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Home » Dictionary » Storage

A B C D E F G H I J K L M N O P Q R S T U V W X Y Z Numeric

Author: Gabriel Torres Last Updated: January 7, 2006
Category: Storage

Integrated Drive Electronics

IDE is a hard disk drive standard created in 1986 by Western Digital for Compaq. At the time hard disk drives (ST-506 and ESDI standards) required an external controller board. This controller board was in charge of controlling all aspects of the hard drive (sending command for moving the head unit, for example). When the communication between the controller and the hard disk drive was struck with electromagnetic interference, the controller had to resend the lost command to the hard drive, what lowered the performance of the hard drive.

Western Digital’s idea was to combine both the hard disk drive and its controller in just one piece, hence the technology name, integrated drive electronics. The hard disk drive controller was now embedded on the hard drive itself and not in an add-in board, making the hard drive faster and more reliable than ESDI and ST-506 hard drives.

Thus the connection of IDE hard drives to the PC – called ATA – is easier to be done than the existing standards at the time, ESDI and ST-506. ATA port uses a 40-pin (when using parallel communication) or a 4-pin (when using serial communication, a.k.a. SATA) connector.

In parallel ATA connection it is possible to connect two IDE drives to each port. Since each drive has its own controller, they conflict to each other, since both want to control the communication with the computer. Because of that it is necessary to disable one of the controllers, hence the names ”master“ for the drive that kept its controller enabled and ”slave“ for the drive that had its controller disabled.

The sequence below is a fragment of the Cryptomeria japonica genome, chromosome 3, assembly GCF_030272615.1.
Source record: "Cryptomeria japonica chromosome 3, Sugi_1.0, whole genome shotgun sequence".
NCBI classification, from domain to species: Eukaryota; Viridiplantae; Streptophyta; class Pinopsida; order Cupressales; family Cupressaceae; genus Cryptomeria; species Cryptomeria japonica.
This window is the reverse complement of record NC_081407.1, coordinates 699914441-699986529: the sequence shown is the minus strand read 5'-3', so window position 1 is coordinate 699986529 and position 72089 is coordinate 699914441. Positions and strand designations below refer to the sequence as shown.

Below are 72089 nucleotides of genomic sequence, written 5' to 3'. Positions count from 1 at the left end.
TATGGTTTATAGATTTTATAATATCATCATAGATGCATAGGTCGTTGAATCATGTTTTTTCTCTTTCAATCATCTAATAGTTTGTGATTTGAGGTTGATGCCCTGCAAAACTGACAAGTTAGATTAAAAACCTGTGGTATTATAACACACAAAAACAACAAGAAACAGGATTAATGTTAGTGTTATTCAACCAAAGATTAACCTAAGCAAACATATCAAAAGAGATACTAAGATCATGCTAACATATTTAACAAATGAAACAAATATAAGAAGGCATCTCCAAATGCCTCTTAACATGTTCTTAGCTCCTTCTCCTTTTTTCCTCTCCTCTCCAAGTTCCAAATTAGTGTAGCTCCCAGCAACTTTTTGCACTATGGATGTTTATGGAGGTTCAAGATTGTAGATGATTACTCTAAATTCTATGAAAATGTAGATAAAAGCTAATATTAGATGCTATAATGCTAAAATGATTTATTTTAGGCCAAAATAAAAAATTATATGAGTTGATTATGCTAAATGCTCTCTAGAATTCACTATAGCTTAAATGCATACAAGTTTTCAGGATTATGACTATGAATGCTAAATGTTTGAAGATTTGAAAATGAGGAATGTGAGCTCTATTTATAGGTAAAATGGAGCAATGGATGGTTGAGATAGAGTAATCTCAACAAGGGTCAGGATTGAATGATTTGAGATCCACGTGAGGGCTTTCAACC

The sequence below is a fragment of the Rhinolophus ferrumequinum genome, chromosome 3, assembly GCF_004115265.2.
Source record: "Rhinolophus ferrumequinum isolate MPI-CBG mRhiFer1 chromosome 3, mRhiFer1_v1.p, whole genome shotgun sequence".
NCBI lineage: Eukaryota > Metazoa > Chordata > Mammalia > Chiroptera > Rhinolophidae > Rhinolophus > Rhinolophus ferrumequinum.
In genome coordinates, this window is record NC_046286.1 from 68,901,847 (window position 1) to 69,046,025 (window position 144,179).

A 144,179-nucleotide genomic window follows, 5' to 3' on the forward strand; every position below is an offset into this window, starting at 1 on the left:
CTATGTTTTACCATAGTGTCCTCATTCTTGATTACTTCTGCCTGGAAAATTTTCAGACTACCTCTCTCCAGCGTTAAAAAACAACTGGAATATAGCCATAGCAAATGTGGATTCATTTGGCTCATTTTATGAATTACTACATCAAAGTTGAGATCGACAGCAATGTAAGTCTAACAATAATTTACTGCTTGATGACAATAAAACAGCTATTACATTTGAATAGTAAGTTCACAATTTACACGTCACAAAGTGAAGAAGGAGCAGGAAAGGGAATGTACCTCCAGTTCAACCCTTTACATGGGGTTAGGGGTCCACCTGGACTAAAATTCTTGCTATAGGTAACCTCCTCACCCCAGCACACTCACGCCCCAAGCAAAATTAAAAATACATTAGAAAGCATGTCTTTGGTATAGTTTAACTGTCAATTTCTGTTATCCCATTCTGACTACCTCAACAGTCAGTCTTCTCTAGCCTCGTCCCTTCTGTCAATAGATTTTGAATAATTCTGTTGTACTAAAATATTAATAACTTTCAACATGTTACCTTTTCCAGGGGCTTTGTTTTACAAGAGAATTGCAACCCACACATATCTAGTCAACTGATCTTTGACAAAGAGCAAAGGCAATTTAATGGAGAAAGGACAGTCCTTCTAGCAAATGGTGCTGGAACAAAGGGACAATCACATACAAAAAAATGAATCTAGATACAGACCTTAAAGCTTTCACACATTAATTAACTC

This standard was quickly adopted by all other manufacturers and nowadays is the most popular hard disk drive standard.

Some years after its introduction IDE standard was revised in order to allow other types of devices such as CD-ROM, Zip drive, tape readers, etc, making it cheaper to connect these devices to the PC. Before that this kind of device had to use a proprietary interface or SCSI connection, which is expensive. This revision is called EIDE (Enhanced IDE).

Another very important innovation introduced with IDE hard drives was the kind of motor used to move the head unit. Instead of using a stepper motor like ST-506 and ESDI hard drives, which requires an individual command to move one track – for example, to move the head unit from track 0 to track 600 the controller must send 600 commands to the motor –, IDE hard drives use a motor called voice coil, which use controlling signals called servos saved on the disk’s surface. These signals are used to locate each hard disk track individually, requiring just one command to move the head unit to any track on the hard disk, no matter where it is located.

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Figure 1: IDE ports on a motherboard.

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Figure 2: "Parallel" IDE hard drive (ATA) connectors.

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Figure 3: "Serial" hard drive (SATA) connectors.

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